Actually I was disappointed again, once mounted the action was not smooth anymore.
For some reason the clip was exercising some forces on the pivot and the opening and closing were stiff. Also the mate finish was not helping the insertion of the knife is the pocket.

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So I have bent the clip for it to be less strong and also I have sand it to smooth it.
It made a difference.

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Talking about differences, the titanium clip is very well designed and comes with two flat torx screws. It’s a little higher/thicker than the original one but it’s not a problem and does not change the ergonomy.

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Also by sanding the clip, I have obtained a worn look which goes well with the patina.

I have also rounded all the edge on the G10 with P1000 sandpaper to have it smooth in the pocket.

But I felt some resistance when I put the knife in my pocket and I also found that now the lip of my pocket was obliged to go through a new threshhold: the base of the clip.

You see ? There is step formed by the attached base of the clip which can be hard on my pocket, tearing a hole of my worn denim.

So I was back to sanding on P500 this time to smooth the steep and avoid wear.
And it worked !

Eventually I was able to ease the clip spring pressure and get my C36 back to smooth operation.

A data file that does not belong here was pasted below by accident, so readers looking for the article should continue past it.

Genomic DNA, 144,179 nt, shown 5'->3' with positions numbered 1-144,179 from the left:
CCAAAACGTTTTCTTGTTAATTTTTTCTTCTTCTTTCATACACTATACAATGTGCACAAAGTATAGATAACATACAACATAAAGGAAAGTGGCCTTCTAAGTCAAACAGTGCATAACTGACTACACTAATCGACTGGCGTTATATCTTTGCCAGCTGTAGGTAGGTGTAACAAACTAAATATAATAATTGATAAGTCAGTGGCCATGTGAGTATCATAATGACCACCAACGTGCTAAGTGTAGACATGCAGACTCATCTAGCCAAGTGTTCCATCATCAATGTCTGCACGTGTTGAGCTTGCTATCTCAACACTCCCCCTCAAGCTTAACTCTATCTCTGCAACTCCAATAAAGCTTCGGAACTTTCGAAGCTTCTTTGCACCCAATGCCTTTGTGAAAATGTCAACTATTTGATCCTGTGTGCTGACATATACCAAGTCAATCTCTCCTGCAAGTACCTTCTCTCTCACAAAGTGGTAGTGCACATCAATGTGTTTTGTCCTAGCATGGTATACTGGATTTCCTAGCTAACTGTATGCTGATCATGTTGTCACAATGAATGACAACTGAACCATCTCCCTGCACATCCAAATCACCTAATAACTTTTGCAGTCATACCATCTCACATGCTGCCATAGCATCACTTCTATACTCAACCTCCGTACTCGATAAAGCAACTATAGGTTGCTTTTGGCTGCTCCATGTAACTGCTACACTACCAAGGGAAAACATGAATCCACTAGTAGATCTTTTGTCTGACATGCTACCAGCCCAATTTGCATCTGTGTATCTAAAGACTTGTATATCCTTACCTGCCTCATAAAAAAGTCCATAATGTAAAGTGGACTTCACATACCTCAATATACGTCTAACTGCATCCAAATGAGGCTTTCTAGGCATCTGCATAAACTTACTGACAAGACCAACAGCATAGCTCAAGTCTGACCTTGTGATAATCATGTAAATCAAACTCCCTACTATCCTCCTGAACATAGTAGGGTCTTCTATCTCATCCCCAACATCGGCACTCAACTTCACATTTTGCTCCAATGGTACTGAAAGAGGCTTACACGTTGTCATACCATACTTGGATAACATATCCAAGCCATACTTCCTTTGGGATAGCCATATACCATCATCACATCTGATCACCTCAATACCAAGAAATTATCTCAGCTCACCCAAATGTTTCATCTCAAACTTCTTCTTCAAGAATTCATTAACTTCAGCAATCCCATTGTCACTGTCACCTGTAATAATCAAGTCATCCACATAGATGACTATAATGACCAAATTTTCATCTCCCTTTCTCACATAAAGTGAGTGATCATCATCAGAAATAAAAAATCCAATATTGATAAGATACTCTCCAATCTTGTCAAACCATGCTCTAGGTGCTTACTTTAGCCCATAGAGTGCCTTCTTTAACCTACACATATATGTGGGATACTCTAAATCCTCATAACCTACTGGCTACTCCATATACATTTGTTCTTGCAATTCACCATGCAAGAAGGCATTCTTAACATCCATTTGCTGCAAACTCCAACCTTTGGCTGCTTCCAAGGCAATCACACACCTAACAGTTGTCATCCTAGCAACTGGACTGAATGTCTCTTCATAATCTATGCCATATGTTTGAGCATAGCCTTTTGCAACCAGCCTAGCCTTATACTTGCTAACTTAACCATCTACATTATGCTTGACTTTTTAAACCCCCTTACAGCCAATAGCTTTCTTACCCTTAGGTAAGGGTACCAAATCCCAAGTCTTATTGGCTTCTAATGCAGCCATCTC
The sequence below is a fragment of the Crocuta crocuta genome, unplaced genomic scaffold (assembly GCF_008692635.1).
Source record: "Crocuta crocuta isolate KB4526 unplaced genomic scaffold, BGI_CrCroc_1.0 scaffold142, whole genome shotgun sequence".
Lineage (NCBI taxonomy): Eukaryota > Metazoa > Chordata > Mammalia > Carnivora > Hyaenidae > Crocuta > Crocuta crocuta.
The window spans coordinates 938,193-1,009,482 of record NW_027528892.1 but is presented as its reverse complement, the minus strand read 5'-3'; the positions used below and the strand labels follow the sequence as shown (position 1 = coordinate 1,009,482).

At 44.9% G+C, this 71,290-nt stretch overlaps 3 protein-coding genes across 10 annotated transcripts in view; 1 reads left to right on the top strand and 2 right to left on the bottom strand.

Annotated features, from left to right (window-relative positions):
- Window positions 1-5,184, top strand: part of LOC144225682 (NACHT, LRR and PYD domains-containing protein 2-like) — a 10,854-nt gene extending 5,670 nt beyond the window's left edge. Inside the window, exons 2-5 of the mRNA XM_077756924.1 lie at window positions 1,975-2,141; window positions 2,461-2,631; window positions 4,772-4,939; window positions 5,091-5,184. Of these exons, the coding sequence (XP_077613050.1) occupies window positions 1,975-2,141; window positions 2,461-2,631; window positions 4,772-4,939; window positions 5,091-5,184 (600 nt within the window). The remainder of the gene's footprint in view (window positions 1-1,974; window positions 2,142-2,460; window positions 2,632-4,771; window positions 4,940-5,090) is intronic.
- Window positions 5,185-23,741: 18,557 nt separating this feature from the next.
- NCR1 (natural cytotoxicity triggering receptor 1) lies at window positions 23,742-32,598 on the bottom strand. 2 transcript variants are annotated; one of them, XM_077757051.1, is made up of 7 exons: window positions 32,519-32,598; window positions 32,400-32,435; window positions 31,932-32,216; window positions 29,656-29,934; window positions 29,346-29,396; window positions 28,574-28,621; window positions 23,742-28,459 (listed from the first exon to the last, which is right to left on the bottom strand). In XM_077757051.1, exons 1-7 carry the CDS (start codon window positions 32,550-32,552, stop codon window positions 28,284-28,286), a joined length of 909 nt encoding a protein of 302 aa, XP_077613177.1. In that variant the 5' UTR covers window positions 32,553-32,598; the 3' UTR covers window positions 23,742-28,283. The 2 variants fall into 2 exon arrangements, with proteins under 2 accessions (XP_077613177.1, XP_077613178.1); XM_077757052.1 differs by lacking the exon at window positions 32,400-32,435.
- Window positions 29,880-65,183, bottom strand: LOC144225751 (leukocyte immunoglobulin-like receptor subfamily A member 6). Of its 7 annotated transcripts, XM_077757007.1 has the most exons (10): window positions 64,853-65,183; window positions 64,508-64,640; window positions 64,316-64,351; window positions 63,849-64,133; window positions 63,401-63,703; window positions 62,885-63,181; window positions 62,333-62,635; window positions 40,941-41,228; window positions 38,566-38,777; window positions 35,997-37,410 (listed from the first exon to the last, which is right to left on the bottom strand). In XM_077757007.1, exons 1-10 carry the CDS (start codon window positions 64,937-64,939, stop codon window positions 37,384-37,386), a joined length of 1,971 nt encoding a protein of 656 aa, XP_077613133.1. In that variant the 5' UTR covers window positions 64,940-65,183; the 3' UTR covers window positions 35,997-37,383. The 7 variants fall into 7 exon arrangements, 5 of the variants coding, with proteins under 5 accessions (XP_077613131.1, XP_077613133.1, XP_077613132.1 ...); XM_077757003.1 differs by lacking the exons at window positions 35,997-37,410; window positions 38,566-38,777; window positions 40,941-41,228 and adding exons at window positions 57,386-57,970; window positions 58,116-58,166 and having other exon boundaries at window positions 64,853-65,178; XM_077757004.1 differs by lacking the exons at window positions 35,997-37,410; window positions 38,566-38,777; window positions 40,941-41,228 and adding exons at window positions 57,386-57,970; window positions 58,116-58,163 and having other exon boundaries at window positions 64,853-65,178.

So it was not an issue with screws length but a slight deformation at the pivot due to too much spring tension.

So I’m happy, the C36 Military now disappears in the pocket but it also easy to “spyder-drop” it in the blink of an eye. The action is a little stiffer but some nano-oil helps it. I’m not able to have the blade closing by gravity anymore. Anyway the Millie as never as smooth as the Ed Schempp Bowie and not as easy to carry.
But now I can carry that C36 in the city with no afterthought. It’s almost invisible and the Jade Natural G-10 helps a lot in its invisibility and sheeple friendly carried tool.
Hence the name “Ghost”.

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Here how the clip looks before sanding the edge and the finish. You can see the sharp edge around the screw and also the jaws mark of my leatherman.

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From M2HSS to CPM-M4 — Hightech Peasant Knives and why I love them.

I always wanted a Old Timer feeling on a Nasa tool. Grandpa’s knife update, a workhorse with the latest tech but asking for the same care as the previous 20th century generation used to provide to their pocket knives.

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Back in the 90’s I was running after the Benchmade BM800HS AFCK and Mini AFCK BM812HS. (Yes, Sal Glesser was also involved in its design…) They were modern knives with titanium linerlocks but providing a High Speed Tool Steel a tungsten low chromium allow: M2 Speedstar.

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wp-image-1626599986The Nimravus in M2, and pictured : the mini Nimravus BM45HS.
It has been used a lot, isn’t it ?
The “M” M2 stands for molybdenum with 5% of it in the alloy and with 0.95% of carbon, 2% vanadium and 6% of Tungsten it should have been named T2.
“M2 is the “standard” and most widely used industrial HSS. It has small and evenly distributed carbides giving high wear resistance, though its decarburization sensitivity is a little bit high. After heat treatment, its hardness is the same as T1, but its bending strength can reach 4700 MPa, and its toughness and thermo-plasticity are higher than T1 by 50%. It is usually used to manufacture a variety of tools, such as drill bits, taps and reamers.”
For more info: https://en.wikipedia.org/wiki/High-speed_steel